But I want to speak to the larger question because it's critical. I don't support the free trade agreement of America as it is today, I don't support the Central American free trade agreement as it is today because they do desperately need to have increased labor standards, environment standards, to bring other countries up. You can't have trade be a rush to the bottom, and you can't leave other nations with a one-way street, and you can't abuse people the way it has been.

But more importantly, we need to jump-start jobs here at home. We have an extraordinary ability, an entrepreneurial capacity second to no people on the planet.

This president isn't asking Americans or giving Americans the opportunity to do that. Education could be more invigorated, science could be more invigorated, the most anti-science administration in modern history. We need to push energy. Energy independence for the United States of America will create thousands of jobs in our country. We need to push the
environmental standards.

And most importantly, we need to guarantee that our children are not made the abused of political slogans, Leave No Child Behind. You have to fund education, and you have to guarantee that we're not content to just spend $50,000 a year on prison. Head Start needs full funding, children need to be funded in this country.

MARIA ELENA SALINAS: What do you tell the Latin American countries that are telling the United States, "You're only looking toward the Middle East, why don't you look south?"

JOHN KERRY: I think it would be wonderful to have a president of the United States who could find the rest of the countries in this hemisphere. And I will do that.


RAY SUAREZ: Congressman Gephardt, we've heard mixed support for NAFTA, as it's been working for the last almost 10 years, and mixed levels of support for free trade in the Americas. Where do you stand on these two questions?

RICHARD GEPHARDT: Well, I'm surprised, frankly, to hear the outpouring of support for standards for the environment and labor in treaties like NAFTA and the China free trade treaty. Most of the candidates here voted for those treaties without proper standards. I was the one who took on my own president, and I agreed with Bill Clinton on most things. I was his majority leader, but I thought on this it was wrong, because we didn't have those standards in the provisions of the treaty. We had side agreements that didn't mean anything, but we needed in the treaty.

They're right. We do have a race to the bottom. Remember what Henry Ford said? "I got to pay my workers enough so there's somebody to buy the cars they are making." It never changes. It never changes.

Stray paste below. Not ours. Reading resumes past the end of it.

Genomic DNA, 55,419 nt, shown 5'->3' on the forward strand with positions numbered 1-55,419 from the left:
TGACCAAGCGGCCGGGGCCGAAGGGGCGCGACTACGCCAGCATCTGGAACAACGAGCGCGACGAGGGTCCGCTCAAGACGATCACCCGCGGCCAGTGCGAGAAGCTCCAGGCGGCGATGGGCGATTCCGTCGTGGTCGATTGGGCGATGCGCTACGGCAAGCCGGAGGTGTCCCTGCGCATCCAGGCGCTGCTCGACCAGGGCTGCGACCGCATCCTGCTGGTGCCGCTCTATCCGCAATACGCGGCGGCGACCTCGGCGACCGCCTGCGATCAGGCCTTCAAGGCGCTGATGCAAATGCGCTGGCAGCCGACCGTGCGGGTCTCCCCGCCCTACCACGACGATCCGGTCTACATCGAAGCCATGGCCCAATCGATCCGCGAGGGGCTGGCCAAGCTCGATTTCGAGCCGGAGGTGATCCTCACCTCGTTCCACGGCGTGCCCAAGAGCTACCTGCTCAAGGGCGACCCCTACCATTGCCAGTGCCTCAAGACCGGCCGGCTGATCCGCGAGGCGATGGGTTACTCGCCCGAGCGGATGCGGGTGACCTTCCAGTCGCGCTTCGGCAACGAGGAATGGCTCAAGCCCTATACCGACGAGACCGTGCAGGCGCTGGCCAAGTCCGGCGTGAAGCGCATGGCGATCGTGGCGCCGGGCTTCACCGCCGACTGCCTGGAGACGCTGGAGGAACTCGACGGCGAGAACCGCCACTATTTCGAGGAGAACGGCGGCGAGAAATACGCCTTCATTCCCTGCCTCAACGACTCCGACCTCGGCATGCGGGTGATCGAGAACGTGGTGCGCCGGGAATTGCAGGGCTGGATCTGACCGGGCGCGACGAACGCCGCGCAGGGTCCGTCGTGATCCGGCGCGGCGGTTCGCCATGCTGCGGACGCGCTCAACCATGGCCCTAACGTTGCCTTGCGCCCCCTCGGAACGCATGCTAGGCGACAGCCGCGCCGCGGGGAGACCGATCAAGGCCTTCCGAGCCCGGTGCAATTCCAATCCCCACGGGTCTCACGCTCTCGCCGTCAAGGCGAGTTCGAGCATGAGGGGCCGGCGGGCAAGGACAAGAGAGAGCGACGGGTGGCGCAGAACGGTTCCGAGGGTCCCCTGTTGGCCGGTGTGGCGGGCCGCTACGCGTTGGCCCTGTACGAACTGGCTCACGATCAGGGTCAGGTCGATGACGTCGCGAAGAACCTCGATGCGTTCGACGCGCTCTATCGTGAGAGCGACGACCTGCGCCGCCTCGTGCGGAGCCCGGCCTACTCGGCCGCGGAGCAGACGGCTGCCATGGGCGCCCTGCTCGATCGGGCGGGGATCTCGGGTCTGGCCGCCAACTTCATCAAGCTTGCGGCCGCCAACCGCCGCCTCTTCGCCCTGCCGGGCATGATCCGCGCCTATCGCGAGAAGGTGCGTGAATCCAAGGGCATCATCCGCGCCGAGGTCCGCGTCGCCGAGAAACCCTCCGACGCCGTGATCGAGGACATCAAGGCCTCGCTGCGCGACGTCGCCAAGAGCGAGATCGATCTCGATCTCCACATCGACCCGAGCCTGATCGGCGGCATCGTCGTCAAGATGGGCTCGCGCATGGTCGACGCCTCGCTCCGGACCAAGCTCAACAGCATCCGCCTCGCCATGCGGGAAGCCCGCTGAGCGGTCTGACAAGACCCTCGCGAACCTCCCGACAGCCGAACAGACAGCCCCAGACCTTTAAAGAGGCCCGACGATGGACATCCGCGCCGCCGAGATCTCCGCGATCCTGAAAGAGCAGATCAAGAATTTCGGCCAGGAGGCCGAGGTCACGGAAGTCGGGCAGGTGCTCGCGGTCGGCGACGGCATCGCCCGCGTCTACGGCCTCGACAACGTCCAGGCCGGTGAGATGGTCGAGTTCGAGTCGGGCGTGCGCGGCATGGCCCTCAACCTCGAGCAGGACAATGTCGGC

So, we've go to do that. But let me go to another part of this question. I will be a president who will bring trade standards. I will lead the world to globalize the economy of the world, as we must, with standards on the environment and on labor. But
I'm going to do something else. In 1993, I was the majority leader who led with Bill Clinton to get this economy straightened out. Bill Richardson was my chief deputy. We were out on the floor. We didn't get a Republican vote in the House or a Republican vote in the Senate. We passed it by one vote in both houses. Dick Armey said it would create a depression in the country. He was the minority leader. Let me tell you something. He wasn't wrong; he was dead wrong. You remember?
Twenty-three million new jobs in seven years. Unemployment was in 3 percent. We took a $5 trillion deficit and turned it into a $5 trillion surplus. We know how to do this. I know how to do it. And when I'm president, we'll get this economy moving again. I'll get rid of the Bush tax cuts. I'll get everybody health insurance that can't be taken away from you. I'll have an energy program I call Apollo 2 (ph) that'll make us independent of Persian Gulf oil. I'll have a pension program so that you can move your pension credits from one job to the other. I'll accelerate spending in the highway trust fund.

RAY SUAREZ: Congressman, we'll touch on many of those subjects later in the conversation.

RICHARD GEPHARDT: These are important issues. This president is a miserable failure on foreign policy...

RAY SUAREZ: Congressman, we'll get to health care soon.

RICHARD GEPHARDT: ... and on the economy. And he's got to be replaced.

RAY SUAREZ: Congressman Kucinich, if we follow the advice and the assurances that you just gave and start to pull out of some of these treaties, if we start to demand these standards abroad in the places that America acquires the things it sells in its stores, won't the price of everything that you see when you walk into a Wal-Mart go up, everything that you see when you go into a Kmart or, indeed, even to the supermarket?

DENNIS KUCINICH: Well, the real question, Ray, is what kind of profits do the Kmarts and the Wal-Marts of the world make?

RAY SUAREZ: Well, Kmart, not too much.

DENNIS KUCINICH: But on the misery of those people in Third World countries who are working for pennies an hour and are finding themselves unable to support their own families. I mean, all this talk about trade here belies something that really needs to be looked at and that is NAFTA makes it impossible to be able to protect workers' rights. Now, those people say they're going to put conditions on NAFTA. If you put conditions on NAFTA, that's WTO illegal.

So what we need to do—the only way that we can go back to trade which will work for the American people and for people all over North America is to make sure that we have workers' rights, human rights and environmental quality principles in trade. And by workers' rights I mean this: the right to collective bargaining, the right to strike.